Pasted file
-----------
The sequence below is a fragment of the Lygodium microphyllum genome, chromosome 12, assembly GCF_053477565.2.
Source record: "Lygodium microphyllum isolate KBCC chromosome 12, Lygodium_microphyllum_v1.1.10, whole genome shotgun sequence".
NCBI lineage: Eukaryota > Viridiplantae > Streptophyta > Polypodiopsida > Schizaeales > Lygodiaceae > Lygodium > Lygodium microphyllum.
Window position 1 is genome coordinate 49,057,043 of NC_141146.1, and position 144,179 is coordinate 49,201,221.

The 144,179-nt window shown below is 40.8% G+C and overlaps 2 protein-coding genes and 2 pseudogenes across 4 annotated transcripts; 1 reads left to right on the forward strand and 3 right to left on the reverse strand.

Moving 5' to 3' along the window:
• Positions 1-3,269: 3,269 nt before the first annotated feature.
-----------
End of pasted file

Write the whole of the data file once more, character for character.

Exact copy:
The sequence below is a fragment of the Lygodium microphyllum genome, chromosome 12, assembly GCF_053477565.2.
Source record: "Lygodium microphyllum isolate KBCC chromosome 12, Lygodium_microphyllum_v1.1.10, whole genome shotgun sequence".
NCBI lineage: Eukaryota > Viridiplantae > Streptophyta > Polypodiopsida > Schizaeales > Lygodiaceae > Lygodium > Lygodium microphyllum.
Window position 1 is genome coordinate 49,057,043 of NC_141146.1, and position 144,179 is coordinate 49,201,221.

The 144,179-nt window shown below is 40.8% G+C and overlaps 2 protein-coding genes and 2 pseudogenes across 4 annotated transcripts; 1 reads left to right on the forward strand and 3 right to left on the reverse strand.

Moving 5' to 3' along the window:
• Positions 1-3,269: 3,269 nt before the first annotated feature.